At the suggestion of former NAIS President Pat Bassett, who signed off his blog in June with several recommendations for summer reads, I picked up “On Grades and Grading” by Timothy Quinn. I was not disappointed. Quinn, Assistant Head of the Upper School at the University School of Milwaukee, has produced a tidy volume of 121 pages that strives to create a single conversation out of some cacophony.
We educators certainly have many arguments to make about grades. We also have many opinions — usually negative — about grading itself. As Quinn pointed out in a post related to the book, the problem may stem from fundamental disagreement about what we are trying to accomplish:
Consider all the things grades can do: They can quantify, they can symbolize, they can describe, they can evaluate, and they can rank. Those are all transitive verbs, so they need objects. Here are some options: a student’s learning, a student’s skill level, a student’s performance, and a student’s progress. (Keep in mind that most of these can be measured either at a given time or over a period of time.) What’s more, is that each of these potential definitions of a grade need some sort of context — are they relative to a standard, to a student’s peers in a class, school, or grade level, or to all other possible outcomes?
Ultimately, grades will only begin to have meaning when teachers and schools define their grades clearly by answering these questions.
Quinn’s work offers a path for educators. He begins by asking why we grade at all (a question he raises repeatedly). In the introduction, he posits three essential reasons:
1. Grades can provide data upon which to base decisions.
2. Grades can have a tremendous impact on student motivation.
3. Grades can provide students with important feedback on their work. (xiii)
Notably absent from this list is the use of grades to rank and sort students for non-pedagogical purposes — namely, college admissions. Quinn states matter-of-factly that our purpose as teachers is to educate, not act as intelligence agents for higher ed (my phrasing). However, he also acknowledges that we cannot simply ignore what happens to our college-bound students. To resolve this problem, he argues that we must ensure fairness in our grading, for pedagogical reasons but also because we know that people other than students and parents read our students’ transcripts.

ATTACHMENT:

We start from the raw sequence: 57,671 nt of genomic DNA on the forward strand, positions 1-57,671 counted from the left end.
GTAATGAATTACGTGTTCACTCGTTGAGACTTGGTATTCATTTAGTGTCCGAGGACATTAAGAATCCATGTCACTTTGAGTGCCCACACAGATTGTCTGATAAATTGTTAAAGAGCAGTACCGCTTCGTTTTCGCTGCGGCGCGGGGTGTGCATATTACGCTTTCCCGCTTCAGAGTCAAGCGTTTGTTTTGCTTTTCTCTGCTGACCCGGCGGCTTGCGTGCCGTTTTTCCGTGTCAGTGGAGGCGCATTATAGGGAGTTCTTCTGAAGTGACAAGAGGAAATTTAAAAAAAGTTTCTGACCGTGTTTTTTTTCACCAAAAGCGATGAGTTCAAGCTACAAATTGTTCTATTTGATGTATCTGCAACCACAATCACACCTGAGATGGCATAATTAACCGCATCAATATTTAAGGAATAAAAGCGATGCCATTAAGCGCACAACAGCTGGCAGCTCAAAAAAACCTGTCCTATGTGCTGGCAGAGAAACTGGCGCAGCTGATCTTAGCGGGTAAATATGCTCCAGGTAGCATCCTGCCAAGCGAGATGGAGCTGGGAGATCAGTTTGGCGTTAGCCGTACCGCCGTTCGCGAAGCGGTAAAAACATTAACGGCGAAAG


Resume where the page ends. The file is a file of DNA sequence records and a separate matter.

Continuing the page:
As Quinn picks his way through a laundry list of grading issues that teachers face, he raises many good questions. Here are just a few:
- When we say that students “earn” their grades, what do we really mean?
- Can we square belief in brain plasticity and promotion of a growth mindset with the vague expectation of a bell curve for students’ aggregate grades? In other words, do we believe somehow that a certain statistically significant portion of the student body should be struggling and failing even at the end of the year, or at graduation? If so, why? Are we implicitly sending mixed signals to ourselves, and by extension to our students?
- In the working world, one’s performance is judged by one’s final draft. Why, then, do we sometimes average “originals” with “rewrites”?
- Is grade book transparency throughout the term (as opposed to copious written/oral feedback) actually a good idea?
A work as short as this one cannot offer many answers. Quinn treads lightly on some topics, and I imagine that my more quantitatively-minded colleagues will take issue with parts of his argument. But Quinn does a fine job framing the conversation, and that is a gift in and of itself. I enjoyed the book and recommend it highly. I will resist the temptation to grade it.